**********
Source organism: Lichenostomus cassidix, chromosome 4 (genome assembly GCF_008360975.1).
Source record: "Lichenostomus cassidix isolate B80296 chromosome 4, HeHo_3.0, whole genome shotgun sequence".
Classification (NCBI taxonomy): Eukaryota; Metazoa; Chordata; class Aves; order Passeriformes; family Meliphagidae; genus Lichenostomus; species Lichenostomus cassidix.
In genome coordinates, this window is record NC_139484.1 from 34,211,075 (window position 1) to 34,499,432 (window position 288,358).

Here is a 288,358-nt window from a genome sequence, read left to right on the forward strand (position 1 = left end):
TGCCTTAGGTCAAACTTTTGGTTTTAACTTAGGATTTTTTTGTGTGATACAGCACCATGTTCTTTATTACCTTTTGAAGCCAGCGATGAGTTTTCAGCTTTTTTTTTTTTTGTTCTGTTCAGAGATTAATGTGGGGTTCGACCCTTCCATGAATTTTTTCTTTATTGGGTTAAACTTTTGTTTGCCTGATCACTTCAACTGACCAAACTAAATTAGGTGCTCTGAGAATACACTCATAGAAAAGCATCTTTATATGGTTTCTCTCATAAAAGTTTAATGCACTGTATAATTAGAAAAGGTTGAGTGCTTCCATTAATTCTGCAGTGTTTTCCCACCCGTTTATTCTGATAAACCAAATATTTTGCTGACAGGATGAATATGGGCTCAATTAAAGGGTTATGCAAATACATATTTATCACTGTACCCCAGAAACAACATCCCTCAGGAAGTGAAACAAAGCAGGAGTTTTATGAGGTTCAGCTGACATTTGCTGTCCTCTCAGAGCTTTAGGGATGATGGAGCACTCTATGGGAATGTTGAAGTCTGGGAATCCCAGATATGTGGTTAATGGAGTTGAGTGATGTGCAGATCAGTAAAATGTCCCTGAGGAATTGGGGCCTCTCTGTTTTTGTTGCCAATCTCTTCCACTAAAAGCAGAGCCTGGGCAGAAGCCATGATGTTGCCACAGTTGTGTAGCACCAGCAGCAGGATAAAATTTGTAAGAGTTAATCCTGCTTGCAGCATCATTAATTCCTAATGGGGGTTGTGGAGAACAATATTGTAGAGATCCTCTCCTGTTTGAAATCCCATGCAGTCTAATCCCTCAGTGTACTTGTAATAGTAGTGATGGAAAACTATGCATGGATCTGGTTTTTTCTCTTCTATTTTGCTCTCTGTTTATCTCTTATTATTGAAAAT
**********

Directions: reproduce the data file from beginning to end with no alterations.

Source organism: Lichenostomus cassidix, chromosome 4 (genome assembly GCF_008360975.1).
Source record: "Lichenostomus cassidix isolate B80296 chromosome 4, HeHo_3.0, whole genome shotgun sequence".
Classification (NCBI taxonomy): Eukaryota; Metazoa; Chordata; class Aves; order Passeriformes; family Meliphagidae; genus Lichenostomus; species Lichenostomus cassidix.
In genome coordinates, this window is record NC_139484.1 from 34,211,075 (window position 1) to 34,499,432 (window position 288,358).

Here is a 288,358-nt window from a genome sequence, read left to right on the forward strand (position 1 = left end):
TGCCTTAGGTCAAACTTTTGGTTTTAACTTAGGATTTTTTTGTGTGATACAGCACCATGTTCTTTATTACCTTTTGAAGCCAGCGATGAGTTTTCAGCTTTTTTTTTTTTTGTTCTGTTCAGAGATTAATGTGGGGTTCGACCCTTCCATGAATTTTTTCTTTATTGGGTTAAACTTTTGTTTGCCTGATCACTTCAACTGACCAAACTAAATTAGGTGCTCTGAGAATACACTCATAGAAAAGCATCTTTATATGGTTTCTCTCATAAAAGTTTAATGCACTGTATAATTAGAAAAGGTTGAGTGCTTCCATTAATTCTGCAGTGTTTTCCCACCCGTTTATTCTGATAAACCAAATATTTTGCTGACAGGATGAATATGGGCTCAATTAAAGGGTTATGCAAATACATATTTATCACTGTACCCCAGAAACAACATCCCTCAGGAAGTGAAACAAAGCAGGAGTTTTATGAGGTTCAGCTGACATTTGCTGTCCTCTCAGAGCTTTAGGGATGATGGAGCACTCTATGGGAATGTTGAAGTCTGGGAATCCCAGATATGTGGTTAATGGAGTTGAGTGATGTGCAGATCAGTAAAATGTCCCTGAGGAATTGGGGCCTCTCTGTTTTTGTTGCCAATCTCTTCCACTAAAAGCAGAGCCTGGGCAGAAGCCATGATGTTGCCACAGTTGTGTAGCACCAGCAGCAGGATAAAATTTGTAAGAGTTAATCCTGCTTGCAGCATCATTAATTCCTAATGGGGGTTGTGGAGAACAATATTGTAGAGATCCTCTCCTGTTTGAAATCCCATGCAGTCTAATCCCTCAGTGTACTTGTAATAGTAGTGATGGAAAACTATGCATGGATCTGGTTTTTTCTCTTCTATTTTGCTCTCTGTTTATCTCTTATTATTGAAAAT